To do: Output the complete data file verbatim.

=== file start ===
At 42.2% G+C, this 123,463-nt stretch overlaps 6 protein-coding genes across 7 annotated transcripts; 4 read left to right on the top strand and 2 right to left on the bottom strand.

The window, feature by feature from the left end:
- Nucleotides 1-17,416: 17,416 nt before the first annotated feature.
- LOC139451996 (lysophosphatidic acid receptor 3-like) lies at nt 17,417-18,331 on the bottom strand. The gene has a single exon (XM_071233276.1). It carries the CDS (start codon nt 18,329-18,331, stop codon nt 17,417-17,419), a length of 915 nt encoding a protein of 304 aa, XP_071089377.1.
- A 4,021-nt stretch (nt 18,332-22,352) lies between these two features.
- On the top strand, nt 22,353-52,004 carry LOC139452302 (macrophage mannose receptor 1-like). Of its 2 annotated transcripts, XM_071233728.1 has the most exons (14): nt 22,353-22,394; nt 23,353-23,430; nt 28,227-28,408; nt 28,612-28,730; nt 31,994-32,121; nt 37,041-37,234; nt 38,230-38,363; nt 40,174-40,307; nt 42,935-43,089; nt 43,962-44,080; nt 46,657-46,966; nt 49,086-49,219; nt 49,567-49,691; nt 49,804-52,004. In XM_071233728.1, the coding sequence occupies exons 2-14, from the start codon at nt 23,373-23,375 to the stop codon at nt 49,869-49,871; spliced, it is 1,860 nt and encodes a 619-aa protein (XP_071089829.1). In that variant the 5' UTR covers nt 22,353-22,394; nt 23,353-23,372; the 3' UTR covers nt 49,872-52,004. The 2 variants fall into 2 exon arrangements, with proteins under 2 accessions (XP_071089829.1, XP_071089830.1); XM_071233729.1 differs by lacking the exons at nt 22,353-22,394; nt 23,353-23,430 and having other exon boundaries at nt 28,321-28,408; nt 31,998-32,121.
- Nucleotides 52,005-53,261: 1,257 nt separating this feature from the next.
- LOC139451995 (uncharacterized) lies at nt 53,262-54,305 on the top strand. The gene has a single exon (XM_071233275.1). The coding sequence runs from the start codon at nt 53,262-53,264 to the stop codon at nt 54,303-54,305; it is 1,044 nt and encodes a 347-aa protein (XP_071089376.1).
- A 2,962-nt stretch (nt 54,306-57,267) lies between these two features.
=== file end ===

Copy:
At 42.2% G+C, this 123,463-nt stretch overlaps 6 protein-coding genes across 7 annotated transcripts; 4 read left to right on the top strand and 2 right to left on the bottom strand.

The window, feature by feature from the left end:
- Nucleotides 1-17,416: 17,416 nt before the first annotated feature.
- LOC139451996 (lysophosphatidic acid receptor 3-like) lies at nt 17,417-18,331 on the bottom strand. The gene has a single exon (XM_071233276.1). It carries the CDS (start codon nt 18,329-18,331, stop codon nt 17,417-17,419), a length of 915 nt encoding a protein of 304 aa, XP_071089377.1.
- A 4,021-nt stretch (nt 18,332-22,352) lies between these two features.
- On the top strand, nt 22,353-52,004 carry LOC139452302 (macrophage mannose receptor 1-like). Of its 2 annotated transcripts, XM_071233728.1 has the most exons (14): nt 22,353-22,394; nt 23,353-23,430; nt 28,227-28,408; nt 28,612-28,730; nt 31,994-32,121; nt 37,041-37,234; nt 38,230-38,363; nt 40,174-40,307; nt 42,935-43,089; nt 43,962-44,080; nt 46,657-46,966; nt 49,086-49,219; nt 49,567-49,691; nt 49,804-52,004. In XM_071233728.1, the coding sequence occupies exons 2-14, from the start codon at nt 23,373-23,375 to the stop codon at nt 49,869-49,871; spliced, it is 1,860 nt and encodes a 619-aa protein (XP_071089829.1). In that variant the 5' UTR covers nt 22,353-22,394; nt 23,353-23,372; the 3' UTR covers nt 49,872-52,004. The 2 variants fall into 2 exon arrangements, with proteins under 2 accessions (XP_071089829.1, XP_071089830.1); XM_071233729.1 differs by lacking the exons at nt 22,353-22,394; nt 23,353-23,430 and having other exon boundaries at nt 28,321-28,408; nt 31,998-32,121.
- Nucleotides 52,005-53,261: 1,257 nt separating this feature from the next.
- LOC139451995 (uncharacterized) lies at nt 53,262-54,305 on the top strand. The gene has a single exon (XM_071233275.1). The coding sequence runs from the start codon at nt 53,262-53,264 to the stop codon at nt 54,303-54,305; it is 1,044 nt and encodes a 347-aa protein (XP_071089376.1).
- A 2,962-nt stretch (nt 54,306-57,267) lies between these two features.